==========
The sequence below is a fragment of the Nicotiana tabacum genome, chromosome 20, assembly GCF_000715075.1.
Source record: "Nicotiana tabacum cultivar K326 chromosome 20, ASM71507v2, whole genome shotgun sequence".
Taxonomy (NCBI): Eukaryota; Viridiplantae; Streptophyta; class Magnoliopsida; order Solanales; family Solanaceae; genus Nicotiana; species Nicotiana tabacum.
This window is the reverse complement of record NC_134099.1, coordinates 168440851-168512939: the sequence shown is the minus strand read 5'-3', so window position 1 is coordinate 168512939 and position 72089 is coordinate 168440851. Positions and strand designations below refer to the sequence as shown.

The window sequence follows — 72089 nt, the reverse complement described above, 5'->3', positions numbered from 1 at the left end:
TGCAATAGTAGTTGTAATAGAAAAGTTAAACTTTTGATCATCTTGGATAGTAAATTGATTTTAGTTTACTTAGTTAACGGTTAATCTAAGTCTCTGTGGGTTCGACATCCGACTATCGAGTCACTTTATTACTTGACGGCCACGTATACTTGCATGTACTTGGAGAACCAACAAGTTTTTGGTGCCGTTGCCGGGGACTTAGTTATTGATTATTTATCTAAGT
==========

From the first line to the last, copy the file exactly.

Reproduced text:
The sequence below is a fragment of the Nicotiana tabacum genome, chromosome 20, assembly GCF_000715075.1.
Source record: "Nicotiana tabacum cultivar K326 chromosome 20, ASM71507v2, whole genome shotgun sequence".
Taxonomy (NCBI): Eukaryota; Viridiplantae; Streptophyta; class Magnoliopsida; order Solanales; family Solanaceae; genus Nicotiana; species Nicotiana tabacum.
This window is the reverse complement of record NC_134099.1, coordinates 168440851-168512939: the sequence shown is the minus strand read 5'-3', so window position 1 is coordinate 168512939 and position 72089 is coordinate 168440851. Positions and strand designations below refer to the sequence as shown.

The window sequence follows — 72089 nt, the reverse complement described above, 5'->3', positions numbered from 1 at the left end:
TGCAATAGTAGTTGTAATAGAAAAGTTAAACTTTTGATCATCTTGGATAGTAAATTGATTTTAGTTTACTTAGTTAACGGTTAATCTAAGTCTCTGTGGGTTCGACATCCGACTATCGAGTCACTTTATTACTTGACGGCCACGTATACTTGCATGTACTTGGAGAACCAACAAGTTTTTGGTGCCGTTGCCGGGGACTTAGTTATTGATTATTTATCTAAGT